Keeping up with the FITs, No. 6
Yuval Levin and Martin Gurri discuss elites. This podcast is a must-listen.
Yuval points out that what is unusual currently is that elites in various realms have similar backgrounds. It used to be that the business elite was not culturally similar to the journalistic elite or the political elite. Having elites that have much in common culturally with one another and yet differ sharply culturally from people who are not in elites is a problem.
Around minute 13, Martin says that elites feel threatened, and they are sort of “locking arms,” which makes them tightly conformist with one another.
At minute 27, Yuval talks about the challenge of balancing order and freedom.
At minute 53, the moderator asks if higher education needs to be burned down as an institution. Interesting answers follow.
Zvi Mowshowitz gives his take on Long COVID and other virus-related issues. He thinks that Scott Alexander works with a definition of Long COVID that is too broad. He also comments on one of Scott’s charts that showed a study’s findings of mental health issues of COVID sufferers compared to a control group. Zvi writes,
The control group numbers here are terrifying. This is a crisis. I mean, WTF? Again, it raises the question of what are the effects of Long Covid Prevention on mental health and general well-being, and suggests that they might be far more serious than Long Covid.
On Yascha Mounk’s Persuasion Community, Ian Buruma writes,
Dr. Edward Livingston had to resign as deputy editor of the Journal of the American Medical Association because of a podcast in which he claimed that socioeconomic factors and not racism were holding back non-white minorities in the US. The focus on racism was unfortunate in his view and he resented the implication that he was a racist.
Thousands of people signed a petition calling for an investigation. Livingston lost his job. The editor of JAMA, Dr. Howard Bauchner, apologized for the podcast, which he described as “inaccurate, offensive, hurtful, and inconsistent with the standards” of the journal. He, too, resigned. The podcast was of course deleted.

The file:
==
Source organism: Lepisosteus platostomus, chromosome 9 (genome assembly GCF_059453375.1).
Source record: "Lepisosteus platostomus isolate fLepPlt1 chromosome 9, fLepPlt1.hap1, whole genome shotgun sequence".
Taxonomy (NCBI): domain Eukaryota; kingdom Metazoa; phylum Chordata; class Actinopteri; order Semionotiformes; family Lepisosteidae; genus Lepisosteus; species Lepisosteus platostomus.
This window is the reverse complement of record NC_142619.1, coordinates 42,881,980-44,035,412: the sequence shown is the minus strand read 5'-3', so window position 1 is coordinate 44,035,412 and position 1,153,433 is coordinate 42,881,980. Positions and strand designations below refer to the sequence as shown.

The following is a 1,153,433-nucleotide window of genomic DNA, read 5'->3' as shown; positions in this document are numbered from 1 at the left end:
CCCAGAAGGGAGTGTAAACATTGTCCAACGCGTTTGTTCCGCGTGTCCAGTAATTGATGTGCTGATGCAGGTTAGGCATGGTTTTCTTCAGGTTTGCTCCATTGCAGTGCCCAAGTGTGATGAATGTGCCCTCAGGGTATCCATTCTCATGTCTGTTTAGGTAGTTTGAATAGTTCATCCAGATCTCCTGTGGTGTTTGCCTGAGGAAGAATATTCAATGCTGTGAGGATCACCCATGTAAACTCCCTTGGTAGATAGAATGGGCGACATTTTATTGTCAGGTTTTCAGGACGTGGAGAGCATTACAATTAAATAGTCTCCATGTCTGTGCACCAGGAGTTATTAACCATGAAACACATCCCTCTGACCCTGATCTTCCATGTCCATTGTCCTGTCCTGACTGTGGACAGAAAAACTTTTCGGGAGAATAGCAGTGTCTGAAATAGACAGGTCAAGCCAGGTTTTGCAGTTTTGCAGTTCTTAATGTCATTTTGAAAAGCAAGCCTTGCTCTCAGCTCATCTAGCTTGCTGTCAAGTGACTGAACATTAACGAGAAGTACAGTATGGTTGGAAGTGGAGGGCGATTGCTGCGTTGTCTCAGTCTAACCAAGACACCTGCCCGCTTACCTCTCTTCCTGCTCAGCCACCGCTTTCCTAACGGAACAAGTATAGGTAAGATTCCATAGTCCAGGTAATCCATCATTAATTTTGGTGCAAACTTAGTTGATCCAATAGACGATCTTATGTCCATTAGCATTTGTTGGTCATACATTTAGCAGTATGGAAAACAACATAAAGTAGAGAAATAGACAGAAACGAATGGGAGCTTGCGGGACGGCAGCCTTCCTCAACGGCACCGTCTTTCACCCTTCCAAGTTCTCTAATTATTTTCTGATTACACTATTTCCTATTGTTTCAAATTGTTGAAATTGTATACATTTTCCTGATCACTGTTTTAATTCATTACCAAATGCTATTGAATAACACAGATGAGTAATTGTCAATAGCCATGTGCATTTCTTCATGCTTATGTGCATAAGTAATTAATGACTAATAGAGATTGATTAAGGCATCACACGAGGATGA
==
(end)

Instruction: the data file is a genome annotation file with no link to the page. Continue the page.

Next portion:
Buruma goes on to describe what I call the religion that is focused on persecuting heretics.
In another Persuasion segment, Mounk talks with Samuel Goldman about patriotism. Goldman says,
whereas conventional appeals to patriotism or nationalism have this top-down quality that I think makes them thin and unsatisfactory, I'm much more interested in finding ways that we can pursue and realize disagreement as a serious and legitimate feature of American life, rather than dismissing it in pursuit of some evanescent similarity.
Mounk offers pushback, as well he might. And Goldman offers this provocative comment:
My approach suggests that we really need to focus on the political institutions rather than the culture, and that if we get the institutions right, then the culture will, to some degree, follow.
The point about similarity across different elites seems related to Lilliana Mason's discussion in _Uncivil Agreement_ on the decline of cross-cutting identities.
Racism is not a socio-economic factor? As summarized it does seem to be a very shallow understanding of racism.